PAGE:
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Ballad of Fisher's Boarding-House

Rudyard Kipling 1865 (Mumbai) – 1936 (London)

'T was Fultah Fisher's boarding-house,
Where sailor-men reside,
And there were men of all the ports
From Mississip to Clyde,
And regally they spat and smoked,
And fearsomely they lied.

They lied about the purple Sea
That gave them scanty bread,
They lied about the Earth beneath,
The Heavens overhead,
For they had looked too often on
Black rum when that was red.

They told their tales of wreck and wrong,
Of shame and lust and fraud,
They backed their toughest statements with
The Brimstone of the Lord,
And crackling oaths went to and fro
Across the fist-banged board.

And there was Hans the blue-eyed Dane,
Bull-throated, bare of arm,
Who carried on his hairy chest
The maid Ultruda's charm --
The little silver crucifix
That keeps a man from harm.

And there was Jake Without-the-Ears,
And Pamba the Malay,
And Carboy Gin the Guinea cook,
And Luz from Vigo Bay,
And Honest Jack who sold them slops
And harvested their pay.

And there was Salem Hardieker,
A lean Bostonian he --
Russ, German, English, Halfbreed, Finn,
Yank, Dane, and Portugee,
At Fultah Fisher's boarding-house
They rested from the sea.

Now Anne of Austria shared their drinks,
Collinga knew her fame,
From Tarnau in Galicia
To Juan Bazaar she came,
To eat the bread of infamy
And take the wage of shame.

She held a dozen men to heel --
Rich spoil of war was hers,
In hose and gown and ring and chain,
From twenty mariners,
And, by Port Law, that week, men called
Her Salem Hardieker's.

But seamen learnt -- what landsmen know --
That neither gifts nor gain
Can hold a winking Light o' Love
Or Fancy's flight restrain,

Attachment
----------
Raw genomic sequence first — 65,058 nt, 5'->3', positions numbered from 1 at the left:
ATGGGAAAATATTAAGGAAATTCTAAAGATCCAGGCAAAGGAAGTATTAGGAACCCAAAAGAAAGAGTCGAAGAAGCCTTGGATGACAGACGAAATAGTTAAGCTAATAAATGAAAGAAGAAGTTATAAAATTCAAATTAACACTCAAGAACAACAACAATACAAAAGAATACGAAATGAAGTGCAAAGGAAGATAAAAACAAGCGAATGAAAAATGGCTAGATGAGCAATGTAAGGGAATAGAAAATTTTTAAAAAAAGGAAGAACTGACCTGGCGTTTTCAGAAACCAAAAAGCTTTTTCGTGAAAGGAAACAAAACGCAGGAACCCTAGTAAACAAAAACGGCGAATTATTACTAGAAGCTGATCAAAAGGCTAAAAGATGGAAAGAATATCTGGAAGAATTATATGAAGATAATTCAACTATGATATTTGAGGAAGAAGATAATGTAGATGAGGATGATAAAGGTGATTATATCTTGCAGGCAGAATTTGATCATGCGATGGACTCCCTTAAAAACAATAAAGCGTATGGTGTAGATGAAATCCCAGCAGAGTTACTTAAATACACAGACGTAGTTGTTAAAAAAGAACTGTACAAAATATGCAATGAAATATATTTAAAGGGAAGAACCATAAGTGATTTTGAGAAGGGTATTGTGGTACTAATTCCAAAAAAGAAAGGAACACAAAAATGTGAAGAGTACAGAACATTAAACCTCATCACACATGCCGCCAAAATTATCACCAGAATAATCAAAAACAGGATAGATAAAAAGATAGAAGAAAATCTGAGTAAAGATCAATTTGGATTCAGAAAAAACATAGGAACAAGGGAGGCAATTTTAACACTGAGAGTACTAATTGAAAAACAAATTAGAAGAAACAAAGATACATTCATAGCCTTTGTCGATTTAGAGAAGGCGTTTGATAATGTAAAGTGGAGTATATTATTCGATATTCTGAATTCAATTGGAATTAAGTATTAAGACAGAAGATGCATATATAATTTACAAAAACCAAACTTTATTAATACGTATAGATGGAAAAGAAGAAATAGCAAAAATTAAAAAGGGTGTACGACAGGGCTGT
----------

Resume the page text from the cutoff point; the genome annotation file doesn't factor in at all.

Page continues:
When Anne of Austria rolled her eyes
On Hans the blue-eyed Dane.

Since Life is strife, and strife means knife,
From Howrah to the Bay,
And he may die before the dawn
Who liquored out the day,
In Fultah Fisher's boarding-house
We woo while yet we may.

But cold was Hans the blue-eyed Dane,
Bull-throated, bare of arm,
And laughter shook the chest beneath
The maid Ultruda's charm --
The little silver crucifix
That keeps a man from harm.

"You speak to Salem Hardieker;
"You was his girl, I know.
"I ship mineselfs to-morrow, see,
"Und round the Skaw we go,
"South, down the Cattegat, by Hjelm,
"To Besser in Saro."

When love rejected turns to hate,
All ill betide the man.
"You speak to Salem Hardieker" --
She spoke as woman can.
A scream -- a sob -- "He called me -- names!"
And then the fray began.

An oath from Salem Hardieker,
A shriek upon the stairs,
A dance of shadows on the wall,
A knife-thrust unawares --
And Hans came down, as cattle drop,
Across the broken chairs.

. . . . . .

In Anne of Austria's trembling hands
The weary head fell low: --
"I ship mineselfs to-morrow, straight
"For Besser in Saro;
"Und there Ultruda comes to me
"At Easter, und I go

"South, down the Cattegat -- What's here?
"There -- are -- no -- lights -- to guide!"
The mutter ceased, the spirit passed,
And Anne of Austria cried
In Fultah Fisher's boarding-house
When Hans the mighty died.

Thus slew they Hans the blue-eyed Dane,
Bull-throated, bare of arm,
But Anne of Austria looted first
The maid Ultruda's charm --
The little silver crucifix
That keeps a man from harm.

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Submitted on May 13, 2011

2:53 min read
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Rudyard Kipling

Joseph Rudyard Kipling was an English short-story writer, poet, and novelist chiefly remembered for his tales and poems of British soldiers in India and his tales for children. more…

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